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IONES, WALTER WASHBURN
McPherson College, Washburn University,
Lake Forest College, Student Council,
lunior Grand Master of Psi Omega, Psi
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IORDAN AL GENE
Arkansas Polytechnic ol Russellville,
Arkansas, President ol Senior Class, Presi-
dent oi Dental School Student Council-
Who's Who Among Students in American
Universities and Colleges, Psi Omega
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KINDRED, KENNETH M.
Kansas City, Kansas lunior College,
versity of Kansas City, Psi Omega
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LEWIS, EUGENE W.
University ot Tulsa, Ohio State University:
President of Psi Omega, l948-l949, Whos
Vtlho, l949-l95U, Pedodontia Appointment,
Surgery Appointment, Psi Omega
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LEWIS. ROYAL P., IR.,
Oklahoma A6-M College: BS. Degree
LINDQUIST, ARTHUR F.
Oklahoma Baptist University, University ot
Kansas City, Rockhurst College: Dental
Edytgf Qt University News, Business Mana-
ger ot Bushwhacker, Editor ot Psi Omega:
Prosthetic Appointment: Surg9fY APPOUPN'
ment, Student Assistant in Prosthetics: Psi
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LEWIS, ROBERT P.
Empoi ia, Kansas
College of Emporia, Degree AB, X1 Psi Phi
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LOFTUS. IAMES F.
Kansas City, Missouri
Plockhurst College, Manhattan College,
Syracuse University, hush Chairman ol Xt
Pst Phi l948-l949g Vice-President ot Senior
Class, Treasurer ol ltinior Class, l95U Club,
Xi Psi Phi
MANN, WILLIAM I-I.
Kansas City, Missouri
Kansas City, Kansas lunior College, lowa
State University, 1950 Club, Psi Omega
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MAYEDA, ROBERT TOSHIYUKI
Colorado University, University of Kansas
City, Appointment in Prosthetics, Appoint-
ment in Surgery, Appointment in Crown
and Bridge, Historian ot Delta Sigma Delta,
1949, 1950 Club, Delta Sigma Delta
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MCMUHRY, WILLIAM SCOTT MILLER, WILLIAM D.
Poteau, Oklahoma Burlington lunction, Missouri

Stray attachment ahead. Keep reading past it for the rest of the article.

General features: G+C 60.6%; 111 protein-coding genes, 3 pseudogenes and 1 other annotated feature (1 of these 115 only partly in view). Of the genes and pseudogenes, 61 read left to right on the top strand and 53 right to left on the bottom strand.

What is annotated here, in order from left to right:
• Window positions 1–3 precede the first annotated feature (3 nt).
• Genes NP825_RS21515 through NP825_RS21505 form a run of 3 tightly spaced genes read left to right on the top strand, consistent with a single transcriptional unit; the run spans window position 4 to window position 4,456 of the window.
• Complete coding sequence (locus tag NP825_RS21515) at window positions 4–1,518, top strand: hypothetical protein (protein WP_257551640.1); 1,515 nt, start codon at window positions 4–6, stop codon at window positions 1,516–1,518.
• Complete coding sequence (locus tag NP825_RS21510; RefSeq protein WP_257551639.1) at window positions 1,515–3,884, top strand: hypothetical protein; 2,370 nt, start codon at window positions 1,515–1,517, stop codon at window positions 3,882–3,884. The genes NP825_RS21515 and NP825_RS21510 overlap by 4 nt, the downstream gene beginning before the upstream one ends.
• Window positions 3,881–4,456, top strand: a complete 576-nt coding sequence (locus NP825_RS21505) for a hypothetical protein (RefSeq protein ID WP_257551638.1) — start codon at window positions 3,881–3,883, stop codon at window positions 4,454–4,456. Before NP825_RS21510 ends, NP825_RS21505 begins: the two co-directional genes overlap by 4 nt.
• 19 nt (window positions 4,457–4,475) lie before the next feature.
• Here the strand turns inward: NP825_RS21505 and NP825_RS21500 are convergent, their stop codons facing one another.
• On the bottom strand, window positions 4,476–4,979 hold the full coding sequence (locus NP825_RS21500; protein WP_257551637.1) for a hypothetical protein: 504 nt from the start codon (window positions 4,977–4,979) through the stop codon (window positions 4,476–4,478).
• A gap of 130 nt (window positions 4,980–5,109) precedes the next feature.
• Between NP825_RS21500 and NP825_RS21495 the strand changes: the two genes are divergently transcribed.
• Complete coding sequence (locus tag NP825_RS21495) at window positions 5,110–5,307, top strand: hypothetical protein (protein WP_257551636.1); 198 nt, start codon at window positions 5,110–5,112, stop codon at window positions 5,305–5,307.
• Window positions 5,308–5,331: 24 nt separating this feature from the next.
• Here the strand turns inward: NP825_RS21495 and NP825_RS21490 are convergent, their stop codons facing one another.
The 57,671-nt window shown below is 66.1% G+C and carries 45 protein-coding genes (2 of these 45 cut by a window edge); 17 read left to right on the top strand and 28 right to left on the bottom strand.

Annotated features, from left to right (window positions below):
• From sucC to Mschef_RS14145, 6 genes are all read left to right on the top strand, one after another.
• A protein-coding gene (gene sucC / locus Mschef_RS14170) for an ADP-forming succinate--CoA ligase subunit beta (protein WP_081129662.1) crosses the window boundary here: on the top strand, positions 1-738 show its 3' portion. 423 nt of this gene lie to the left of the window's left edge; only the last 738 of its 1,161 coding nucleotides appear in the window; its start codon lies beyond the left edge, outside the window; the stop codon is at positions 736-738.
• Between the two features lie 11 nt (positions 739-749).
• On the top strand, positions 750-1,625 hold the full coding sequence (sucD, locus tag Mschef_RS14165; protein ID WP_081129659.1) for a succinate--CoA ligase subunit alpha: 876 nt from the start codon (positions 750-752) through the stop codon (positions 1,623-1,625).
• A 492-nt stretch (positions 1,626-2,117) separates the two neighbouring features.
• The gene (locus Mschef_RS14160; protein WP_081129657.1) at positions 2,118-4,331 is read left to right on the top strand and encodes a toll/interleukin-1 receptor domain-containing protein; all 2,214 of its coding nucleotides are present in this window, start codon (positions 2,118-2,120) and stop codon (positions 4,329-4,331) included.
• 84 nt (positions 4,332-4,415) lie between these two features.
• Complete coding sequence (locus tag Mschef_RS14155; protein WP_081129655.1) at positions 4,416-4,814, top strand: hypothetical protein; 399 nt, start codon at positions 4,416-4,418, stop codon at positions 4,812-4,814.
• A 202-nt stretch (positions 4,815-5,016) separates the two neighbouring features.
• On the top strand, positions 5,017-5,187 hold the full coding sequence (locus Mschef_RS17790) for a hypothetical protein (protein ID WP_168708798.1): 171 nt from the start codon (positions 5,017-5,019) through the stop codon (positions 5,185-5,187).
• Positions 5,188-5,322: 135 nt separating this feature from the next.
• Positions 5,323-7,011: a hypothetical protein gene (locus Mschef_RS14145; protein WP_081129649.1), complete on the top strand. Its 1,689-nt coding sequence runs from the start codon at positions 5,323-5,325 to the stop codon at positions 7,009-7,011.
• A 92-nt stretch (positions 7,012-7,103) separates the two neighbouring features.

Northeastern State College, University of Northwest Missouri State College, Student
Kansas City, Treasurer of Psi Omega Fra- Council lunior Year, Surgery Appointment,
ternity, 1950 Club, Psi Omega Psi Omega
MOORE, IACK SPENCER
University oi Texas, Southwestern Univer-
sity, lntramural Manager Freshman Class,
Treasurer, Sophomore Class, lntramural
Manager, Delta Sigma Delta, 1947, 1948,
Scribe, Delta Sigma Delta, 1948, 1949,
Grand Master, Delta Sigma Delta, 1949,
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MORRIS, BYRON M.
Monticello AGM, Arkansas Stato, Compton
MCLEAN. IOHN Y.. IR.
University oi Missouri, 1950 Club
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MILLER, KEITH RICE
East Central State College, A.B. Degree,
B.S. Degree, Appointment in Surgery,
Appointment in Pedodontia
MURDOCH, THOMAS I.
Oklahoma City, Oklahoma
University oi Kansas City, Crown and
Bridge Appointment, Surgery Appoint-
ment, Student Assistant in Surgery, Xi Psi
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MYER. WALKER B.. IR.
University of Arkansas, Arkansas AGM,
Secretary of Sophomore Class, Student
Council, Secretary ot Xi Psi Phi, Xi Psi Phi
PARKINSON. PHILIP F.
Fort Lewis Branch ot Colorado AGM: Xi
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NELSON. CURTIS L.
Northwest Missouri State, Washington
University, University of lowa, Vice-Presr
dent Sophomore Class, Psi Omega
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PARSONS. RAY ELTON
University oi Wichita, University of Utah,
Southwestern College, Sports Editor, Bush-
whacker '49, Athletic Representative, Psi
Omega, '49, Psi Omega
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PUCKETT, ROBERT R.
Washburn University, BS Degree
O'BRIANT, WILLIAM M.
Northeast Missouri State Teachers College
Psi Omega, l95O Club
PETERSON. IOHN BILLETER
Corpus Christi, Texas
Corpus Christi lunior College, Missouri
University, Surgery Appointment.
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REED, ROBERT B.
Fort Scott, Kansas
REED, RALPH I-I.
D 1 S' Delia Yankton College, AB. Degree, X1 Psi Phi
Kansas University, eta igma
RIGBY, M. DALE ROBERTSON, CHARLES D.
Newton, Utah Russellville, Arkansas
Utah State College, Operative Appoint- Arkansas Polytechnic College: Student